Much of the farmed salmon sold in America is raised on poorly regulated, problem-plagued Chilean farms
by Craig Weatherby
Aquaculture is here to stay, and can play an important role both in providing healthful, affordable fish, and protecting wild stocks.
There are exceptions to the “healthful” part of the aquaculture equation. Despite having equally high levels of healthful omega-3s, farmed salmon is notably less attractive than wild salmon, thanks to the high levels of omega-6 fatty acids and low levels of vitamin D created by its grain-heavy diet. For more on this, see “Farmed Salmon's Diet Yields Unhealthful Cardiovacular Effects” and “Wild Salmon Affirmed as Top Vitamin D Source.”
But unless it is regulated and monitored well, intensive salmon aquaculture as practiced in Chile and elsewhere is unsustainable, and can harm both the environment and the health and safety of fish-farm workers (For a good overview, penned in late 2001 but still remarkably relevant to current conditions, see "Aquaculture's Troubled Harvest" in Mother Jones magazine).
Chile's double-eged salmon boom
Industrial salmon farming in Chile has grown spectacularly over the last 15 years, to become one of the country's most significant economic success stories: at least for Chilean and foreign farm-owners. Some 40 percent of Chile’s farmed salmon come from facilities owned by multinational companies.
But salmon farms have been struggling with disease outbreaks and parasite infestations. Despite plans to triple salmon production by 2013, there has no been no increase in production for the last three years.
These setbacks likely result from what are considered the most intensive salmon farming operations in the world, which have drawn credible allegations of overuse of antibiotics in farmed salmon and poor worker safety practices.
The Pure Salmon Campaign is a project of the National Environmental Trust, with partners in the United States, Canada, Europe, Australia and Chile working to improve the way farmed salmon is produced.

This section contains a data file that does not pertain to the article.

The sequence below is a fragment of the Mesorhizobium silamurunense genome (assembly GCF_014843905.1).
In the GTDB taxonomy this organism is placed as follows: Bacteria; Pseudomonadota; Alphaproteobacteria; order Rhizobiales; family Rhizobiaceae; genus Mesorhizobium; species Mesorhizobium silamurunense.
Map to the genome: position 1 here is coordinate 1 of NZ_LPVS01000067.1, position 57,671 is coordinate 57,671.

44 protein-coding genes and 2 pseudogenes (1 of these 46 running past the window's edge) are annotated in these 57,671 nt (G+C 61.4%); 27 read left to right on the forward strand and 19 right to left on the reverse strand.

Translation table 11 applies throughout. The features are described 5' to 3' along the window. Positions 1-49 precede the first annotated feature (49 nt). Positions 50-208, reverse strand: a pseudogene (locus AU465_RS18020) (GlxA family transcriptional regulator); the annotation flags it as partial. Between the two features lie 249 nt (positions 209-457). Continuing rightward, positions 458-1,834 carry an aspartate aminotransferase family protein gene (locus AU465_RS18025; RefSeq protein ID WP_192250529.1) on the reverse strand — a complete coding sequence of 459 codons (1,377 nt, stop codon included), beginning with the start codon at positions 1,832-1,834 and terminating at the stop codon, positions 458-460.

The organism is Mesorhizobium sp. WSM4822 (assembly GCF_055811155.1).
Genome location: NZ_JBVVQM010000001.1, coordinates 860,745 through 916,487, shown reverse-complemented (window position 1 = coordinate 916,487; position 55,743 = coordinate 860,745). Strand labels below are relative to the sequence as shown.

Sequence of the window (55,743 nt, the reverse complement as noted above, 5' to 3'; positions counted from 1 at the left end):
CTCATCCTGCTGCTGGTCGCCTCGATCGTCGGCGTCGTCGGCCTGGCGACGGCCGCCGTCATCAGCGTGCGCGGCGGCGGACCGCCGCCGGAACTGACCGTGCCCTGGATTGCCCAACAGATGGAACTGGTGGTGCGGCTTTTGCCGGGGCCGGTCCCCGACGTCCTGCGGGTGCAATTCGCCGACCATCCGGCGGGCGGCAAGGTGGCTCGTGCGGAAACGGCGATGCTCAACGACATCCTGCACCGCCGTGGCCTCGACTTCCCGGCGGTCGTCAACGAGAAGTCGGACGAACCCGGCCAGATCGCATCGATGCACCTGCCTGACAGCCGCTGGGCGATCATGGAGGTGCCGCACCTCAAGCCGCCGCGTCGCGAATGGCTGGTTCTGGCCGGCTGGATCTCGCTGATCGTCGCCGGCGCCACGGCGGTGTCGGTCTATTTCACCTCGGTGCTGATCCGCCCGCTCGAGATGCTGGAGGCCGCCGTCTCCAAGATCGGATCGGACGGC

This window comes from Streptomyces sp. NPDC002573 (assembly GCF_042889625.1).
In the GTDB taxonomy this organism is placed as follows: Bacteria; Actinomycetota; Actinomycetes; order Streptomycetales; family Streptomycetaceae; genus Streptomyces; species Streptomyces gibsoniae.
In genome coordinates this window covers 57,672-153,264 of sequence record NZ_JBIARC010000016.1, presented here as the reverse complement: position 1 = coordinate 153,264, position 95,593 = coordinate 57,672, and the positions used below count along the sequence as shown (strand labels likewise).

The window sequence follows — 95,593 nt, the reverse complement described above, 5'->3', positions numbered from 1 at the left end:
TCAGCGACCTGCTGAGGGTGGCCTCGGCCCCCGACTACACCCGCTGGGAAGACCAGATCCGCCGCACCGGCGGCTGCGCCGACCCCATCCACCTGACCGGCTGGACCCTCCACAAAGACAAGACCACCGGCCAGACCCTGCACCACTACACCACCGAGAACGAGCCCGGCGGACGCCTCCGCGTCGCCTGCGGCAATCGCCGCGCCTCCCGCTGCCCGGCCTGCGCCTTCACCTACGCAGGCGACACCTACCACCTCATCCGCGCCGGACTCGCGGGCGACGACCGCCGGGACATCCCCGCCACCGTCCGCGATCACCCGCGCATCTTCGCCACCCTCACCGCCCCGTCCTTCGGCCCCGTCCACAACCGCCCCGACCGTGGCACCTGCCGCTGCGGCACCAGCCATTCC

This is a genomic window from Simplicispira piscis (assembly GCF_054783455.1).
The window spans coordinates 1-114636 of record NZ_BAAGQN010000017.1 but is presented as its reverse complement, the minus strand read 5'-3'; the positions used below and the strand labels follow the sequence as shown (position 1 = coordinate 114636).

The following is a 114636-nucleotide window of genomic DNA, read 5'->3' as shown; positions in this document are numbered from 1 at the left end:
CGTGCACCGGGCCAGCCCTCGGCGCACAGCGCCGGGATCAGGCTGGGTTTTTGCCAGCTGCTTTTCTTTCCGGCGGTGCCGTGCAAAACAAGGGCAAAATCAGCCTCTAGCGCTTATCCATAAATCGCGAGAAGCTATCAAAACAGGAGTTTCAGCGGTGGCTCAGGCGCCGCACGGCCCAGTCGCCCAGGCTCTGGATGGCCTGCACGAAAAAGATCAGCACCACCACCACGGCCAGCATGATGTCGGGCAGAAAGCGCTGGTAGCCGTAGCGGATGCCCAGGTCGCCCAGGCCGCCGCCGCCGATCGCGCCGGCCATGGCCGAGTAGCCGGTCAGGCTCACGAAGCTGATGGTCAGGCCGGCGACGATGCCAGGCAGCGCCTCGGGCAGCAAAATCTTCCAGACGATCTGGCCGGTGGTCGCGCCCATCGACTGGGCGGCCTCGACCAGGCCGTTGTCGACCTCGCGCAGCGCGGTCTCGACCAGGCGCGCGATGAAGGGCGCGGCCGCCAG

Participants included the main unions representing fishing industry and salmon farm workers, and the keynote speeches were delivered by representatives of official national and international bodies.
Antibiotic abuse alleged
Regulations adopted by the United States and European Union restrict the use of antibiotics in salmon farming fairly strictly. But Chilean salmon farms are said to employ these vital human drugs in massive doses.
According to Ecoceanos and other sources, Chilean farms use 75 to 100 times more antibiotics per ton of salmon, compared with Norwegian farms.
Overuse of antibiotics can result in rising salmon-infection rates from antibiotic-resistant bacteria, and contamination of salmon steaks and fillets with antibiotic residues that can promote growth of drug-resistant bacteria in human diners.
Use of antibiotics in Chile for human medicine increased from 5 to 18 tons between 1988 and 2005, while imports of antibiotics for veterinary medicine increased from 60 to 160 tons over the same period.
It seems likely that much of that increased veterinary use of antibiotics occurred on salmon farms, but it cannot be proved conclusively because no one outside the companies knows the actual quantities or types of antibiotics fed to salmon daily on Chilean farms.
Seminar participants from the public health sector urged an immediate ban against using the latest generation of antibiotics, like quinolones and fluoroquinolones, lest use on salmon farms render these last-resort antibiotics useless in human medicine.
Fish-farm use of these chemicals has been banned in the EU and North America for many years, in line with the World Health Organization’s plan for combating microbial resistance to antibiotic drugs.
And recent years have witnessed contamination of Chilean farmed salmon with carcinogenic malachite dye (used as a pesticide), and a ban on Chilean salmon in Japan because of illegal levels of antibiotics found in the fishes’ flesh.
Workers kept in the dark and exposed to dangers
Abuse of salmon farm workers also came under scrutiny during the seminar.
The director of the Working Environment and Conditions Unit of Chile’s National Labor Directorate cited high levels of labor-law infractions on salmon farms, and noted that they’ve risen by 70 percent in recent years.